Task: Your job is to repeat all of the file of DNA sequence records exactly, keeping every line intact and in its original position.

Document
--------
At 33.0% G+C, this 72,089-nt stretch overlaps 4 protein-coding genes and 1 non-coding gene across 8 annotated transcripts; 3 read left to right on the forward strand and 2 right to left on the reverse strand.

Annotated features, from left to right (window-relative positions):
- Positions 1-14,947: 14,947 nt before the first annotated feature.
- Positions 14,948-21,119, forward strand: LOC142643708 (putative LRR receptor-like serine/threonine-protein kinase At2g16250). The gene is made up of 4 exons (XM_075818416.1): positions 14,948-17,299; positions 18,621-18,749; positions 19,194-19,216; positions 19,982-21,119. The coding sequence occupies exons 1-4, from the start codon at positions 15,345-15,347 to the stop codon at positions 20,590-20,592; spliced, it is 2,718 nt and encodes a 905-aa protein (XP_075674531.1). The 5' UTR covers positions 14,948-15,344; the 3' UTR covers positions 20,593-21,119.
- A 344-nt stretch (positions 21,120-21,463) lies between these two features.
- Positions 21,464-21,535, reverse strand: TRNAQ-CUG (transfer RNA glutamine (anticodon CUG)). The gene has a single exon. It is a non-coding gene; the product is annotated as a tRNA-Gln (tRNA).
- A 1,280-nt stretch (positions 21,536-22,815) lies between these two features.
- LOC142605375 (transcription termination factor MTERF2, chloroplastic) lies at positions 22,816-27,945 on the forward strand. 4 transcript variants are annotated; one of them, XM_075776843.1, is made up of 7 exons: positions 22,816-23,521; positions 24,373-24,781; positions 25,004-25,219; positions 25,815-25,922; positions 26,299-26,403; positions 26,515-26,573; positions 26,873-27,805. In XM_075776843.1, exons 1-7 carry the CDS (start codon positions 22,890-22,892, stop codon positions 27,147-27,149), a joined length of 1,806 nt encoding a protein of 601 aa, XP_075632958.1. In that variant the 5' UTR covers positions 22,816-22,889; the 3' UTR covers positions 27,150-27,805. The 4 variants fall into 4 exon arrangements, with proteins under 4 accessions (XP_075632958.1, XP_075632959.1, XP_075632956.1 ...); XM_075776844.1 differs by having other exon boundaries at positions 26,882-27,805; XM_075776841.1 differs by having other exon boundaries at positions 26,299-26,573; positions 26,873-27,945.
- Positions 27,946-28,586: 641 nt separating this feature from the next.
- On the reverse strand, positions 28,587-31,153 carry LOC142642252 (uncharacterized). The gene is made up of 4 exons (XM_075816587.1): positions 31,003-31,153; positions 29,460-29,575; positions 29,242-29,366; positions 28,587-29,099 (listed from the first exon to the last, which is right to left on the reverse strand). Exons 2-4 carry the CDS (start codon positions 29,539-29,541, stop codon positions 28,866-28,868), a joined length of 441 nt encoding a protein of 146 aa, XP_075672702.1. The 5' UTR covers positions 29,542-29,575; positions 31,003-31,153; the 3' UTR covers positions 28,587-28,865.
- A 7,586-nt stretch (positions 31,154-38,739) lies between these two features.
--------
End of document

At 33.0% G+C, this 72,089-nt stretch overlaps 4 protein-coding genes and 1 non-coding gene across 8 annotated transcripts; 3 read left to right on the forward strand and 2 right to left on the reverse strand.

Annotated features, from left to right (window-relative positions):
- Positions 1-14,947: 14,947 nt before the first annotated feature.
- Positions 14,948-21,119, forward strand: LOC142643708 (putative LRR receptor-like serine/threonine-protein kinase At2g16250). The gene is made up of 4 exons (XM_075818416.1): positions 14,948-17,299; positions 18,621-18,749; positions 19,194-19,216; positions 19,982-21,119. The coding sequence occupies exons 1-4, from the start codon at positions 15,345-15,347 to the stop codon at positions 20,590-20,592; spliced, it is 2,718 nt and encodes a 905-aa protein (XP_075674531.1). The 5' UTR covers positions 14,948-15,344; the 3' UTR covers positions 20,593-21,119.
- A 344-nt stretch (positions 21,120-21,463) lies between these two features.
- Positions 21,464-21,535, reverse strand: TRNAQ-CUG (transfer RNA glutamine (anticodon CUG)). The gene has a single exon. It is a non-coding gene; the product is annotated as a tRNA-Gln (tRNA).
- A 1,280-nt stretch (positions 21,536-22,815) lies between these two features.
- LOC142605375 (transcription termination factor MTERF2, chloroplastic) lies at positions 22,816-27,945 on the forward strand. 4 transcript variants are annotated; one of them, XM_075776843.1, is made up of 7 exons: positions 22,816-23,521; positions 24,373-24,781; positions 25,004-25,219; positions 25,815-25,922; positions 26,299-26,403; positions 26,515-26,573; positions 26,873-27,805. In XM_075776843.1, exons 1-7 carry the CDS (start codon positions 22,890-22,892, stop codon positions 27,147-27,149), a joined length of 1,806 nt encoding a protein of 601 aa, XP_075632958.1. In that variant the 5' UTR covers positions 22,816-22,889; the 3' UTR covers positions 27,150-27,805. The 4 variants fall into 4 exon arrangements, with proteins under 4 accessions (XP_075632958.1, XP_075632959.1, XP_075632956.1 ...); XM_075776844.1 differs by having other exon boundaries at positions 26,882-27,805; XM_075776841.1 differs by having other exon boundaries at positions 26,299-26,573; positions 26,873-27,945.
- Positions 27,946-28,586: 641 nt separating this feature from the next.
- On the reverse strand, positions 28,587-31,153 carry LOC142642252 (uncharacterized). The gene is made up of 4 exons (XM_075816587.1): positions 31,003-31,153; positions 29,460-29,575; positions 29,242-29,366; positions 28,587-29,099 (listed from the first exon to the last, which is right to left on the reverse strand). Exons 2-4 carry the CDS (start codon positions 29,539-29,541, stop codon positions 28,866-28,868), a joined length of 441 nt encoding a protein of 146 aa, XP_075672702.1. The 5' UTR covers positions 29,542-29,575; positions 31,003-31,153; the 3' UTR covers positions 28,587-28,865.
- A 7,586-nt stretch (positions 31,154-38,739) lies between these two features.